As Ezra Pound wrote, great writers make it new. So Sophocles’ Ajax becomes Shakespeare’s Hamlet . . . becomes Simba in Disney’s Lion King. Huck Finn’s river turns to Kerouac’s road. To play this game with poetry, examine the following pairs of classic and contemporary poems, which share canonical themes and even characters. Listen in the contemporary version for echoes of the old masters’ voices, even as the language and the tone sound centuries new.
“The Instruction Manual” by John Ashbery and “Ode to a Nightingale” by John Keats
The speaker in Ashbery’s poem sits at a desk, about to write the mind-numbing prose of an instruction manual. Yet his imagination temporarily rescues him and, as in Keats’ poem, he doesn’t wish to end his reverie.
Adieu! the fancy cannot cheat so well
As she is fam’d to do, deceiving elf.
We have seen young love, married love, and the love of an aged mother for
We have heard the music, tasted the drinks, and looked at colored houses.
What more is there to do, except stay? And that we cannot do.
“Women” by Louise Bogan and “The Wife of Bath” from the General Prologue of The Canterbury Tales by Geoffrey Chaucer
While Chaucer’s Wife gains power each of the five times she passes through the church door to marry, Bogan warns that women would be better off if they never let themselves be carried over the threshold. Whether marriage is an escape or a prison, 500 years later, irony still seems the best conduit for the debate.
She hadde passed many a straunge strem;
At Rome she hadde been, and at Boloigne,
In Galice at Seint Jame, and at Coloigne.
She koude muchel of wandrynge by the weye. (She knew much of wandering
by the way.)
They wait, when they should turn to journeys,
They stiffen, when they should bend.
They use against themselves that benevolence
To which no man is friend.
“Having a Coke with You” by Frank O’Hara and “Sonnet XVIII: Shall I Compare Thee to a Summer’s Day?” by William Shakespeare
After Shakespeare compared all of nature to his beloved and found nature wanting, some thought there was little left to say. But not Frank O’Hara, whose breathless lines—themselves a perfect counterpoint to the constraints of the sonnet—convey his feeling that the pleasure of sharing a soft drink with his beloved is greater than entire cities and works of art.
O’Hara’s love is superior
partly because in your orange shirt you look like a better happier St. Sebastian
partly because of my love for you, partly because of your love for yoghurt
partly because of the fluorescent orange tulips around the birches
partly because of the secrecy our smiles take on before people and statuary.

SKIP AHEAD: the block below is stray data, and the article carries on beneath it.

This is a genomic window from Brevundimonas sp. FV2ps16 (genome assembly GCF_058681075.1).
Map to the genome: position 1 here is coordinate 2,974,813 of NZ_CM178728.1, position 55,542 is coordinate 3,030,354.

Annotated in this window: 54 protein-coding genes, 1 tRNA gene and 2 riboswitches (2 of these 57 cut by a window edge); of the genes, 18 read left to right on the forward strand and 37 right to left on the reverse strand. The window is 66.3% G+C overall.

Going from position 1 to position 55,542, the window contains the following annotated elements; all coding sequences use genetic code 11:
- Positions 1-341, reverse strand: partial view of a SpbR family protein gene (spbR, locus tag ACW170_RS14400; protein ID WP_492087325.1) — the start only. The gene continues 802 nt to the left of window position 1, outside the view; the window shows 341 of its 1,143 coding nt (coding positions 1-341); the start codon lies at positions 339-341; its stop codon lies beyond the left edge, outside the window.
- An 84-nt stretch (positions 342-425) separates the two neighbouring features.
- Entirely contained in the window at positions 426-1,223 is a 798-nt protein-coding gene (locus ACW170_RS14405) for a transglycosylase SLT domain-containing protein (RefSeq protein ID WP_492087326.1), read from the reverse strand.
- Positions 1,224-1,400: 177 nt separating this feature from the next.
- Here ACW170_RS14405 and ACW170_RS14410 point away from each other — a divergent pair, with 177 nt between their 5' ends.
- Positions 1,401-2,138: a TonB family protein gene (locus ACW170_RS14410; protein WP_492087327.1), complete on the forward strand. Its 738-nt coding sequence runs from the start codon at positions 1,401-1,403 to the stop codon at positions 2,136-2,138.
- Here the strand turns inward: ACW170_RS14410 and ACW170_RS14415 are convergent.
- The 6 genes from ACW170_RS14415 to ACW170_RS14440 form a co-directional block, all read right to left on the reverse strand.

Shakespeare’s love is superior because
Rough winds do shake the darling buds of May,
And summer’s lease hath all too short a date;
Sometime too hot the eye of heaven shines,
And often is his gold complexion dimmed.
“Cold Calls: War Music” by Christopher Logue and Book 9 of The Iliad by Homer
Like the fierce, unappeasable Achilles, who stays true to himself, Logue’s translation of The Iliad stays true to the spirit of this epic. While Logue takes creative license with almost every line, his interpretation preserves the ineluctable pull of the greatest tragic hero.
In Homer’s version, Achilles is playing a lyre when his friends come begging for his help. In the same scene, here is Christopher Logue’s guitar-playing Achilles:
You cannot take your eyes away from him.
His own so bright they slow you down.
His voice so low, and yet so clear.
You know that he is dangerous.
“Language of Love” by Rae Armantrout and “Sonnet CXXX: My Mistress’ Eyes Are Nothing Like the Sun” by William Shakespeare
Armantrout’s poem doesn’t describe love: it uses patterned language and snippets of story and image to apprehend the feeling of love on the page. While this style couldn’t be further from Shakespeare’s, both poets superbly chisel their words in order to create new, heightened languages for love—even if, at times, their words can seem unromantic:
If snow be white, why then her breasts are dun;
If hairs be wires, black wires grow on her head.
He stroked her carapace
with his claw.
They had developed a code
in which each word appeared to refer
to some abdicated function.
“The White Pilgrim: Old Christian Cemetery” by Brigit Pegeen Kelly and The Book of Revelation
The pregnant speaker in Kelly’s poem searches through a cemetery for baby names and, like the writer of Revelation, sees dark portents and dreams of destruction. In plain language, set against the mundanity of babysitters and newspapers, where “there is not much left” that is holy, “The White Pilgrim” uses the apocalyptic Biblical text to create a sense of mysticism.
The God of Revelation warns, “I know your works.”
I know your works, God said, and that is what
I am afraid of. It was very hot that summer.
Even the birds were quiet.
“You Can Have It” by Philip Levine and Paradise Lost: Book One by John Milton
In Philip Levine’s version of a lost paradise, paradise isn’t a place: it’s his youth, and Heaven is his brother. Levine would gladly give back 1948 and the once-great Detroit for a brother whose back hasn’t yet been bent by disappointment.
Despite being kicked out of Heaven, Milton’s Satan remains defiant:
Hurl’d headlong flaming from th’ ethereal sky / . . . down
To bottomless perdition, there to dwell
In adamantine chains and penal fire,
Who durst defy th’ Omnipotent to arms.
Levine wishes his brother still retained that fire:
Give me back my young brother, hard
and furious, with wide shoulders and a curse
for God and burning eyes that look upon
all creation and say, You can have it.